The movement occurs in milliseconds, too fast for the human eye to process. To the naked eye, it appears as if the cockroach has disappeared.
“It was a serendipitous discovery,” said Robert J. Full, an integrative biologist at the University of California, Berkeley, and an author of the study, which appears in the journal PLoS One. “We were actually studying how these animals cross gaps.”
Brian McRae, a Berkeley undergraduate who is also listed as an author, was working on the project and noticed that the cockroaches disappeared at the end of a ledge.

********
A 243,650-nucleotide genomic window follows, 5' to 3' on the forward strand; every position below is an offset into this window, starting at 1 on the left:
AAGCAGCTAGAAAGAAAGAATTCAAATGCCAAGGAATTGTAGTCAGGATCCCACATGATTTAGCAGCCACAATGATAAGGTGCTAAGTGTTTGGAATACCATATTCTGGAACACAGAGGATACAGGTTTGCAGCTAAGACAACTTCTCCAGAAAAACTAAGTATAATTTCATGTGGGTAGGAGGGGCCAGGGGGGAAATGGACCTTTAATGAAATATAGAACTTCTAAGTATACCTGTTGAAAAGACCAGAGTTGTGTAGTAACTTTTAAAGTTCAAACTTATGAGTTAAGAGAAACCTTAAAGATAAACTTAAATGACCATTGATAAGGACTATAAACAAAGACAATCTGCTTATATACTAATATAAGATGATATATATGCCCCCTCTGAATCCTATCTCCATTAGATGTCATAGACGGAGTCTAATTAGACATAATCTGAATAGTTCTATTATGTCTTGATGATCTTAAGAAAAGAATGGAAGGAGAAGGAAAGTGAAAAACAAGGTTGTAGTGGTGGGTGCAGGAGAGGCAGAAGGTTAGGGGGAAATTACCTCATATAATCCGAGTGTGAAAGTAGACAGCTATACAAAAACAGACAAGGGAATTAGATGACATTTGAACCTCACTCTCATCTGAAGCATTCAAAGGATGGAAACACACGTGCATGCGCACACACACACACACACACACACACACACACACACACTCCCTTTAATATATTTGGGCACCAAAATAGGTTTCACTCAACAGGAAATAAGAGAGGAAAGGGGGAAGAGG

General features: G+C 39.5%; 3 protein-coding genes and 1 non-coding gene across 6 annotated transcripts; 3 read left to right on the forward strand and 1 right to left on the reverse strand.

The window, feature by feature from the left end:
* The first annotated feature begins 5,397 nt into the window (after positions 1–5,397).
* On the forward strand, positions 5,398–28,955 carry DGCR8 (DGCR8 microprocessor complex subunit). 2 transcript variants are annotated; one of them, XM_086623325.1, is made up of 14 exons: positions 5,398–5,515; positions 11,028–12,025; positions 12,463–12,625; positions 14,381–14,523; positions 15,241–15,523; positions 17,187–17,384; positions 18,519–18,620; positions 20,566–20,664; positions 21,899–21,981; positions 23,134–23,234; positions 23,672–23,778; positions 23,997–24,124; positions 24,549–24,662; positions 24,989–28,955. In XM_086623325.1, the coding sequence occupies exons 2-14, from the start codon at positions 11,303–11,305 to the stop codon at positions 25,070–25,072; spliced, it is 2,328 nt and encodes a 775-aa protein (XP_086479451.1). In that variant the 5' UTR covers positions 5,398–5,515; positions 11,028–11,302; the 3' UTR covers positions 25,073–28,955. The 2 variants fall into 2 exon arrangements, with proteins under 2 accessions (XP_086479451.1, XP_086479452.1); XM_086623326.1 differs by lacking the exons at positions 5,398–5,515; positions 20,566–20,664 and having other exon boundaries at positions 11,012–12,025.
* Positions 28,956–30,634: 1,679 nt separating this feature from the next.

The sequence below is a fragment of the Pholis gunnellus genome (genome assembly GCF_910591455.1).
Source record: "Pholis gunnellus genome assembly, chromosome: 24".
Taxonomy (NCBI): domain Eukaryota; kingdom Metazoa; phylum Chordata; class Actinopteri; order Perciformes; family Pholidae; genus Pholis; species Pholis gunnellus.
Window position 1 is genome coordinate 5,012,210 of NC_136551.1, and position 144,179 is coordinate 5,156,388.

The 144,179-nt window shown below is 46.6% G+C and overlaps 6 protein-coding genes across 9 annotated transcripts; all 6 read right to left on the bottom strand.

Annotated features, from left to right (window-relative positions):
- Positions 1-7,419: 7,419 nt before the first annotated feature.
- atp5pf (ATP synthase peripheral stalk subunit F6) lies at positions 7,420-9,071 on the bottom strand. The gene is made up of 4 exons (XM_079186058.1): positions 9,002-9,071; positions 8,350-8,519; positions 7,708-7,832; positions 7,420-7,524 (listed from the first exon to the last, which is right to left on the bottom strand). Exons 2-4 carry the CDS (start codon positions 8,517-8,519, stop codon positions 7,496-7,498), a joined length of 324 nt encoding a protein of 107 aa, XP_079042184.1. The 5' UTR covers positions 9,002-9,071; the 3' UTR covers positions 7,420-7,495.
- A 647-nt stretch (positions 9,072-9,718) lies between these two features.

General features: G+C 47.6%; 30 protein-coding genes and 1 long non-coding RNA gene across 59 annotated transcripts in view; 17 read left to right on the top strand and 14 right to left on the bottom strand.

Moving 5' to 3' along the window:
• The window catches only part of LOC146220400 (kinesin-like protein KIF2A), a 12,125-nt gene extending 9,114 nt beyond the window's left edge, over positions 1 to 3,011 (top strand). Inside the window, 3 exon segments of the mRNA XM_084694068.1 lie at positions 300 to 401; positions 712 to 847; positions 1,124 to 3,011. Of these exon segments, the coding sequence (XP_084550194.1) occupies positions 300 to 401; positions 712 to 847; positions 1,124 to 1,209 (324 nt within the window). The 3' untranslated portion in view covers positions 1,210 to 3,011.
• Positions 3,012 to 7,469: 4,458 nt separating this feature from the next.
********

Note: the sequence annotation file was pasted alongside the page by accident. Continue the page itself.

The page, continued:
A closer look at video recordings revealed that they ran full speed toward the end and then dived off, grabbing the edge with their claws (at times using a single leg).
This may be why “sometimes when we’re chasing them they are just gone,” Dr. Full said.
The group also looked at geckos and found that they exhibited the same behavior, using their own hooklike toe pads.
The researchers have now joined forces with Ron Fearing, a computer scientist at Berkeley, to try to develop a robot with the agility of a cockroach. A team of graduate students has built a working prototype with six legs.
“We don’t have the robot agility to really make robots as useful as they could be yet,” Dr. Full said. “This is a demonstration of that agility.”
Another way to make cockroaches disappear is to call Steve Gustafson, the magician of extermination for cockroaches.